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‘The First Power’ (R)

By Desson Howe
Washington Post Staff Writer
April 06, 1990

Lou Diamond Phillips always seems a tad too young for the movies he appears in, with the exception of "La Bamba," in which, as a youthful, spunky Richie Valens, he was perfectly cast. Also, he's always a tad too interesting for those formula flicks ("Young Guns," "Renegades," "Disorganized Crime"). The face alone, an interesting compromise between handsomeness and impishness, underscored by his multiple heritage (Filipino/Cherokee/Spanish/Irish, etc.), deserves better.

True to form, in "The First Power," Phillips and his face star in something that won't win any awards and in which, once again, we must pretend Lou's a hardbitten grown-up -- in this case, a hardbitten, lapsed-Catholic L.A.-cop grown-up who, after sending a serial killer to the gas chamber, realizes he's been messing with satanic forces. And how does Phillips do? Same again: Slightly better than the movie.

Ah yes, the movie. Writer/director Robert Resnikoff's pitting of good against evil is more like a pitting of "The Omen" against "Starsky and Hutch," a disposable intermixing of son-of-Satan and cop-thriller cliches, featuring the requisite string of murder victims (with bloody pentagrams carved into their bodies). There's a psychic friend (Tracy Griffith) for Phillips who can foretell murders, the usual collection of bad-tempered, doughnut-chewing cops, a suitably ominous quotation from the Old Testament, spiritual mumbo jumbo (the first power, by the way, is the ability of God and Satan to resurrect), and let's not forget the all-purpose bad force (Jeff Kober) who cannot be stopped and whose name is Damian, uh, Jason, no, Freddy, wait, it'll come to me . . . Patrick. Yes, Patrick.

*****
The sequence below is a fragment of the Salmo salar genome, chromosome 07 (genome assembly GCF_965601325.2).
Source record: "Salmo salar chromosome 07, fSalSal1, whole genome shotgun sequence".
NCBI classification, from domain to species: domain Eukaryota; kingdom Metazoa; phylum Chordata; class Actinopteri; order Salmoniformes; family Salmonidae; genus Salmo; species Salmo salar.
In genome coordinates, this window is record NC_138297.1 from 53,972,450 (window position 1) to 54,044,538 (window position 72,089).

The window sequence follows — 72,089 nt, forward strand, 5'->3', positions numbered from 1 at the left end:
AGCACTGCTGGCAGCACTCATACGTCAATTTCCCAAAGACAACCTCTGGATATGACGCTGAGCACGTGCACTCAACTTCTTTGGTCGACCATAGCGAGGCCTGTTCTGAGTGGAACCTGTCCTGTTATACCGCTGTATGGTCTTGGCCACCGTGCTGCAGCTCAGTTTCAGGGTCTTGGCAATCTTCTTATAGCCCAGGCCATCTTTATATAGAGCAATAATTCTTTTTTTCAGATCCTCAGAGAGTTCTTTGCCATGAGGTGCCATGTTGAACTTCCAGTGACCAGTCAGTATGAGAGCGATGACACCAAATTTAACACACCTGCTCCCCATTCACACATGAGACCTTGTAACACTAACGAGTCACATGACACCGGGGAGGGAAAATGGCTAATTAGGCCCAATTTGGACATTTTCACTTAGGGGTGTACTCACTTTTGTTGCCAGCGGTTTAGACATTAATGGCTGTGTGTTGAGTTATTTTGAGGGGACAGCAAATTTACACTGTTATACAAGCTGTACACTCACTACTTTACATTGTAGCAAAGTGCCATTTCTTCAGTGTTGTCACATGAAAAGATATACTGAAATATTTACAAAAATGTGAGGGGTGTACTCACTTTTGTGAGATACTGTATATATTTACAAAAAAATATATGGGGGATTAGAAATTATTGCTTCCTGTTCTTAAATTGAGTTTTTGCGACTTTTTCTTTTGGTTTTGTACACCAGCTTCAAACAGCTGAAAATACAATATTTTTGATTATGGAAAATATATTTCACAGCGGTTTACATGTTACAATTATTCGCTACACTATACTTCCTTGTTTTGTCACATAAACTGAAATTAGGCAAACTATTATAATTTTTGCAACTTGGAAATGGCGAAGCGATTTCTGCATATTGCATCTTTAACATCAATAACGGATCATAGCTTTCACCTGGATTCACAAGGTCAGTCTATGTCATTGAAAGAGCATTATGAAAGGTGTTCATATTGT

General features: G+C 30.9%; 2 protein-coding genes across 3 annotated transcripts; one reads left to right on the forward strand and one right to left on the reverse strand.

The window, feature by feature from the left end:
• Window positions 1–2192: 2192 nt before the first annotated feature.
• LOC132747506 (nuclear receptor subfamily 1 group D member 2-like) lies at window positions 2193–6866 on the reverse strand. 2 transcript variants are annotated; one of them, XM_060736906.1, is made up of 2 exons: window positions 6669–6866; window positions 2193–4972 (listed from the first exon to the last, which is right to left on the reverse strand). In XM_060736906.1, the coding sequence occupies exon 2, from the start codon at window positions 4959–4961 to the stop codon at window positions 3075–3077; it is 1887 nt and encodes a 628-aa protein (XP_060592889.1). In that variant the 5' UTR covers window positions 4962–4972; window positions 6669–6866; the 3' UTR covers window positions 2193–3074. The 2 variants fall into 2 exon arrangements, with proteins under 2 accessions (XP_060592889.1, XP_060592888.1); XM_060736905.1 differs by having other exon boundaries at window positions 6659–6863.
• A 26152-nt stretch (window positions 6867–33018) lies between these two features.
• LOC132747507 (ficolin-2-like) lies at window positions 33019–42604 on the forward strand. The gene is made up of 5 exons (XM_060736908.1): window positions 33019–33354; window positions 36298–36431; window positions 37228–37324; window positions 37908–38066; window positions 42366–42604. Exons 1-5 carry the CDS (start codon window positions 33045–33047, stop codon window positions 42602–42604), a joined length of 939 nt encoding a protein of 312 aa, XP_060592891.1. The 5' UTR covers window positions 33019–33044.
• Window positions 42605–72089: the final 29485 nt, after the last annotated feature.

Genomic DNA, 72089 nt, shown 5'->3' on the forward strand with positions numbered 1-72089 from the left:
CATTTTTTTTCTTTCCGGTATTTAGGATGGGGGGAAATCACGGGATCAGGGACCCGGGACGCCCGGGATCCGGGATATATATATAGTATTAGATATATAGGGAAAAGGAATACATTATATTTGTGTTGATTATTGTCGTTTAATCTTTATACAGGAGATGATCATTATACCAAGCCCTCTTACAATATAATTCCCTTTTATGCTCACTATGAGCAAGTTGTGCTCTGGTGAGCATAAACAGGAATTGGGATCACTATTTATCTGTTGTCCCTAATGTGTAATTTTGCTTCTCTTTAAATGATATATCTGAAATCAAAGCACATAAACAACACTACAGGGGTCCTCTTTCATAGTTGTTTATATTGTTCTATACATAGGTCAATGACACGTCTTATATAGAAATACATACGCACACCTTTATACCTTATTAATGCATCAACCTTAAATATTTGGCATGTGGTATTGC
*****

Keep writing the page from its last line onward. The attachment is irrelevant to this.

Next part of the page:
Maybe "First Power" ought to be called "Four or Fifth Power," for all its stealing of bogeyman scare tactics from "Halloween," "Nightmare on Elm Street," "The Terminator," and Wes Craven's "Shocker." It even has the gall to borrow from the loftier "Chinatown" -- when we find out What Really Happened to Patrick (Clue: naughty Grandpa). In fact, "Power" is so shopworn and imitative, you don't need Lou's psychic buddy to tell what is about to happen: Don't go into that confession booth, Lou. Don't turn your back to that window, Lou, and for God's sake, Lou, what do you expect if you reach your hand out to that nun?

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